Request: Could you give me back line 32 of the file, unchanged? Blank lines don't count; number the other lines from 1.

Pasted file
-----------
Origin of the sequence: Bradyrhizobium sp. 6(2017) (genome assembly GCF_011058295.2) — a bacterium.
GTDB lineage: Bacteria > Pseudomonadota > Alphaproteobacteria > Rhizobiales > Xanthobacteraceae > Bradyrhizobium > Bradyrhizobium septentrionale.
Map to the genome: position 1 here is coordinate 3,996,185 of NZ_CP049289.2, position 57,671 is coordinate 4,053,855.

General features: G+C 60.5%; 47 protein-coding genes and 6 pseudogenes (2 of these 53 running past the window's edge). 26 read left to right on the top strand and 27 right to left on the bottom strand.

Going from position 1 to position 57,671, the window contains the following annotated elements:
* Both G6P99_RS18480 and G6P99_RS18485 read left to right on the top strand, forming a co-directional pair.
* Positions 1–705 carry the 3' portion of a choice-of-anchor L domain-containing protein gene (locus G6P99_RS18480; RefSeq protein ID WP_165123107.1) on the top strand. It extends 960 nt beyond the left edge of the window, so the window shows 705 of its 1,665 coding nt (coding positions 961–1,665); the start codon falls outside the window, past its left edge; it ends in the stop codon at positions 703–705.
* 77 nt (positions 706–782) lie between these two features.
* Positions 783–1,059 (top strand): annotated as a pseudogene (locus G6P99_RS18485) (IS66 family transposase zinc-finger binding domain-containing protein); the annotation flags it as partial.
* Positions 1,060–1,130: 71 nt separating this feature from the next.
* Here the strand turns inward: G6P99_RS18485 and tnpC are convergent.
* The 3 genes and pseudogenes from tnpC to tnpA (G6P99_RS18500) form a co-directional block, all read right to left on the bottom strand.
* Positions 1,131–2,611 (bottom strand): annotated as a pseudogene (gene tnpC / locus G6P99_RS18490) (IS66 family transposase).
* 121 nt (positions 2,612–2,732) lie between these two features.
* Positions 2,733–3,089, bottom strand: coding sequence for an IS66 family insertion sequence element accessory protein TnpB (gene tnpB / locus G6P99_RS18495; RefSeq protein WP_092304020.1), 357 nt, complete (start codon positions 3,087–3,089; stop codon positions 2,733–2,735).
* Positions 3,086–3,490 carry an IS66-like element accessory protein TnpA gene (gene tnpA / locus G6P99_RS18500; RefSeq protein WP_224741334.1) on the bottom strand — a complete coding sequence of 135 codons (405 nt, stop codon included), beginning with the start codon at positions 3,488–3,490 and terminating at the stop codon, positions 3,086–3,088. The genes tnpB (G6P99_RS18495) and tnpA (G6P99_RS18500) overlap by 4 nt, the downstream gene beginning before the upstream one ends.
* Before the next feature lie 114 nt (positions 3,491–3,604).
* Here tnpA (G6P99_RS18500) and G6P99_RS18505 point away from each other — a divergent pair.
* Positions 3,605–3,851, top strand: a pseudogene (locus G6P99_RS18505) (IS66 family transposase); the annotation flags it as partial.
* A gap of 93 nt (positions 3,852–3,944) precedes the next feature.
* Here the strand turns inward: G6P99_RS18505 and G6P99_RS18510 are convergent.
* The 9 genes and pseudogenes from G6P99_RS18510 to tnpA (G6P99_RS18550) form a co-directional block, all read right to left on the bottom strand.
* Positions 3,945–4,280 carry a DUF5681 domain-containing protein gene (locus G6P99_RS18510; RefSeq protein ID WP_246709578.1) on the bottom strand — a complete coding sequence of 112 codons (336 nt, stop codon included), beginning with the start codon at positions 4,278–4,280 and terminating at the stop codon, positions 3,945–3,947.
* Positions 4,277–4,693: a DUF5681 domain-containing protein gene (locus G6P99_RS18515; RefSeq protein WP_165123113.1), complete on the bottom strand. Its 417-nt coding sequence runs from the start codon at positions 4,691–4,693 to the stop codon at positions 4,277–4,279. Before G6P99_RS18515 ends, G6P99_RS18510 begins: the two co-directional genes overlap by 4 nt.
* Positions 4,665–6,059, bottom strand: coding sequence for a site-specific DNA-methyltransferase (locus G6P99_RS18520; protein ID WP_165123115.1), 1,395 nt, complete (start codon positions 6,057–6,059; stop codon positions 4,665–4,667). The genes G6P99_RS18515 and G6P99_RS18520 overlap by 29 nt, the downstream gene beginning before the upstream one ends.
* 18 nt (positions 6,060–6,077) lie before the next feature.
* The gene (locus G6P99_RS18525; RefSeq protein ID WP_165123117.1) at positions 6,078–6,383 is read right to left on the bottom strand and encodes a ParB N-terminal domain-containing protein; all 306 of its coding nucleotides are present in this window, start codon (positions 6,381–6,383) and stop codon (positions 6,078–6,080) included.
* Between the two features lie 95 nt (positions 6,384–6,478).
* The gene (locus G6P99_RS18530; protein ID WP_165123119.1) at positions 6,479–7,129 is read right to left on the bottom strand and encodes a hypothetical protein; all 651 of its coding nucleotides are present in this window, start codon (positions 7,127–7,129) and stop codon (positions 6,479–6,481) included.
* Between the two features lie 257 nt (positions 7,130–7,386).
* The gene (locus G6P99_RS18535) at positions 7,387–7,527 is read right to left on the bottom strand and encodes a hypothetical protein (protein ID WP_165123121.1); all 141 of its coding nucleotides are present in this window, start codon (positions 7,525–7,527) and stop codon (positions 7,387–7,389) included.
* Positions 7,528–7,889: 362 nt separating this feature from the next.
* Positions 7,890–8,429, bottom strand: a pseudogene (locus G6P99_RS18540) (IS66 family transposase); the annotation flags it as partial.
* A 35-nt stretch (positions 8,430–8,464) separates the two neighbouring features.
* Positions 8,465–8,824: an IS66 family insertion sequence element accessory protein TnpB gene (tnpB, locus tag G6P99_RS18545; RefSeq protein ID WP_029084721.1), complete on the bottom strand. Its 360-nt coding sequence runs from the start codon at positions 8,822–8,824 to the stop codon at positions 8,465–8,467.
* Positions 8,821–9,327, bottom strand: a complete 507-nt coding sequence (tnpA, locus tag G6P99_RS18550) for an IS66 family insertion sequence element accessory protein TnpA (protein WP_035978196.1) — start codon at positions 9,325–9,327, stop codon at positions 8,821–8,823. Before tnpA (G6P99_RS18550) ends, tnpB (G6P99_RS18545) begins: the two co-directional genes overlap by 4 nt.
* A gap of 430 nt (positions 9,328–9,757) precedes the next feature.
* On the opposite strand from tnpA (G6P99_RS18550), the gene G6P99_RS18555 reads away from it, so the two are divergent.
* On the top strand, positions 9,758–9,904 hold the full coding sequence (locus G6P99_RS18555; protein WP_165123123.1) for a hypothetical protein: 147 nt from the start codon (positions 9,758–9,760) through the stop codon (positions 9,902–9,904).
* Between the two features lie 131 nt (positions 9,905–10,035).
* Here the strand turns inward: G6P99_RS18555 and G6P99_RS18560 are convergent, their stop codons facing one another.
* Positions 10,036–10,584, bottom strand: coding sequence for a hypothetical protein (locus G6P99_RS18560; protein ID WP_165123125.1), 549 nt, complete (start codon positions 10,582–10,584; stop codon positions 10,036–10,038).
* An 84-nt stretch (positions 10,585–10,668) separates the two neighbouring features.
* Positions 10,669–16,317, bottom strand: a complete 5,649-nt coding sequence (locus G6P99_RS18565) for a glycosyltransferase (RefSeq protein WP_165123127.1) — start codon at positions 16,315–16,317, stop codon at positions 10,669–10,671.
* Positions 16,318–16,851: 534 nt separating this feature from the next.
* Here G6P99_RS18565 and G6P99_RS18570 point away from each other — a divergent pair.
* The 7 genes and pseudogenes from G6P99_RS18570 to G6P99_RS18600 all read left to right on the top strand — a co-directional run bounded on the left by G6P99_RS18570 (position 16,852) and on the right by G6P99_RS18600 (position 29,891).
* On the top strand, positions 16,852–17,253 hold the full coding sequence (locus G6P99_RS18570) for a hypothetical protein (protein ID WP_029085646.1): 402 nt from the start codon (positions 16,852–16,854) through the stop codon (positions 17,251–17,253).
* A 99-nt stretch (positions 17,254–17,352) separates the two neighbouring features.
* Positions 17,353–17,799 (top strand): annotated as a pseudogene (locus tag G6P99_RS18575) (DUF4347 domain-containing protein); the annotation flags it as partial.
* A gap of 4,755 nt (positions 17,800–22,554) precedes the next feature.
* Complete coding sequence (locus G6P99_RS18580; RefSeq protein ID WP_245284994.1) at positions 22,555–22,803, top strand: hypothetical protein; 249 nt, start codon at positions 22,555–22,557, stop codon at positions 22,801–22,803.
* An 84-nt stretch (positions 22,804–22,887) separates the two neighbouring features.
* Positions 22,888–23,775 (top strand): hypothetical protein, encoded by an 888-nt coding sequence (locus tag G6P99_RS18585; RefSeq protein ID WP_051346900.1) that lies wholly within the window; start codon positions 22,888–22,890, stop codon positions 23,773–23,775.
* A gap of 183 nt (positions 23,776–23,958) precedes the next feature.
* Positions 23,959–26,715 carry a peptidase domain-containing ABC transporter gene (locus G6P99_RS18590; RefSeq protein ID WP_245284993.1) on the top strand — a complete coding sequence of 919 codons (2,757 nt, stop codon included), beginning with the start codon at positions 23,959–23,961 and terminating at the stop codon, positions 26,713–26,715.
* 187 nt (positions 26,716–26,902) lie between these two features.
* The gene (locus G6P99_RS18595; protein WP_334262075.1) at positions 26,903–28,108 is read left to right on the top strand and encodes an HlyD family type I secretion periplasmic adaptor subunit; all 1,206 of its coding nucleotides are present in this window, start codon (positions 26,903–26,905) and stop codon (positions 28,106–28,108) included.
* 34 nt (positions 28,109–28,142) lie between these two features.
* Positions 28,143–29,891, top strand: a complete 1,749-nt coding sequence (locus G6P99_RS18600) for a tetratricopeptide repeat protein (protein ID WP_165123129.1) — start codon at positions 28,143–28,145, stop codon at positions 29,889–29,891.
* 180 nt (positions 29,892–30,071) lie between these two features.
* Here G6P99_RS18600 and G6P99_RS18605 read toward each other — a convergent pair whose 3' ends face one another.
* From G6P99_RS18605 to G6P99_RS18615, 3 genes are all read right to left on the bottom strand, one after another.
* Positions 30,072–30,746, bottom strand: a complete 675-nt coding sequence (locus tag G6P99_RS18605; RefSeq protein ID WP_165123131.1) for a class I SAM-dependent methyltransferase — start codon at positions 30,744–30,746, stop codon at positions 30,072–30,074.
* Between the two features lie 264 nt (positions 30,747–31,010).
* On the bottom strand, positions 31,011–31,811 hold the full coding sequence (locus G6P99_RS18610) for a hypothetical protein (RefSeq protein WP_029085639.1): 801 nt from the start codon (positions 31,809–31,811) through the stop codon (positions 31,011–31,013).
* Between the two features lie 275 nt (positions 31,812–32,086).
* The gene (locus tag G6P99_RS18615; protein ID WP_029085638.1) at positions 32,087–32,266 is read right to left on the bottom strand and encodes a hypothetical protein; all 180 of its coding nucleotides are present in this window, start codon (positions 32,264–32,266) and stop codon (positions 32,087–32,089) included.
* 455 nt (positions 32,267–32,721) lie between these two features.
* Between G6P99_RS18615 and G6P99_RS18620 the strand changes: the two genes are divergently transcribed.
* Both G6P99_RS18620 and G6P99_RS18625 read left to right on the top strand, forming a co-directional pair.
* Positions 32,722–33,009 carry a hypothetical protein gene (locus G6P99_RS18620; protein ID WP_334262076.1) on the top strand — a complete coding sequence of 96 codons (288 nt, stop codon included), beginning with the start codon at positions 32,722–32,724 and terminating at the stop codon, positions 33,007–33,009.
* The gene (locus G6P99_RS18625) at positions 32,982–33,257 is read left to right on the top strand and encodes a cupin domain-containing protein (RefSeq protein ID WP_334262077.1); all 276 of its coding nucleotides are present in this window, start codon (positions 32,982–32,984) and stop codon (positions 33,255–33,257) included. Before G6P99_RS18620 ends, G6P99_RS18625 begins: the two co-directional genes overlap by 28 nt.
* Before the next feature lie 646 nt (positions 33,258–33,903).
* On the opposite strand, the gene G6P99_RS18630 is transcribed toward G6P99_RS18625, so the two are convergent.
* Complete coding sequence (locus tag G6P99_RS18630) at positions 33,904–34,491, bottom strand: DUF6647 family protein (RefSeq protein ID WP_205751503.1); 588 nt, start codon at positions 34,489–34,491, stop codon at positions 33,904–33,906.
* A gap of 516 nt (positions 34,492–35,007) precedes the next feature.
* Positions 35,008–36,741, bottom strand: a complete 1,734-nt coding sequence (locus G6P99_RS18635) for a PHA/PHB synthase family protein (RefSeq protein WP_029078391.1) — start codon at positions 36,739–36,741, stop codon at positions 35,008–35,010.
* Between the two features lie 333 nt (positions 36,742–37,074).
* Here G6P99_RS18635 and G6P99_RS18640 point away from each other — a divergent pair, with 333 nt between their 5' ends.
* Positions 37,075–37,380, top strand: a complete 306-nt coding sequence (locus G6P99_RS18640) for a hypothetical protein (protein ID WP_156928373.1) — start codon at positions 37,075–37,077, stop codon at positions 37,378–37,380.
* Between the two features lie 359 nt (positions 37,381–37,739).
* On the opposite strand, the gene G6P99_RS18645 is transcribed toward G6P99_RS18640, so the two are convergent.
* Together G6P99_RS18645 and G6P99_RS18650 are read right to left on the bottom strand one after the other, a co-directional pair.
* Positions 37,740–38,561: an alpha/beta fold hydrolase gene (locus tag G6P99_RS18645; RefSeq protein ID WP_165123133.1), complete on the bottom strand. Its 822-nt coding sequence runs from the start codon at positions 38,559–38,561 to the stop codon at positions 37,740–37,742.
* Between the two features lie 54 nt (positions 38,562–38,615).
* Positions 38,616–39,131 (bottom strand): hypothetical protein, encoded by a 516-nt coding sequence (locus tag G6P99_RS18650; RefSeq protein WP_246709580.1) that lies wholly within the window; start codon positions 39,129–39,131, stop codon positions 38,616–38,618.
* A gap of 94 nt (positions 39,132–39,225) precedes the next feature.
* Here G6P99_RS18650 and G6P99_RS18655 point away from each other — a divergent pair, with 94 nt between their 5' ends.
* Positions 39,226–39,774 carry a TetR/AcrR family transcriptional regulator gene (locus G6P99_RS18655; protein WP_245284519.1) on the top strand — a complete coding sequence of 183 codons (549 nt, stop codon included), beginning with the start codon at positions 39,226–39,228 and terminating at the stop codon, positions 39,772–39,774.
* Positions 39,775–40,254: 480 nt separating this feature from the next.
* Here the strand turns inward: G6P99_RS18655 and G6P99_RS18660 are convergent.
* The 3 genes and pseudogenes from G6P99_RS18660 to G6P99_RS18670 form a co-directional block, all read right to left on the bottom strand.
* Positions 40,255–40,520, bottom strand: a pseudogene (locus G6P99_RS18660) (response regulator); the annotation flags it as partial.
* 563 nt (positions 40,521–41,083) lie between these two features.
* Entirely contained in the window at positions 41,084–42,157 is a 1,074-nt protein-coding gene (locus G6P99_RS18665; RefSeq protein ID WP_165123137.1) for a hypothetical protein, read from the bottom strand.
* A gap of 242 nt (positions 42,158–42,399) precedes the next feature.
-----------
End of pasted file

* Positions 7,528–7,889: 362 nt separating this feature from the next.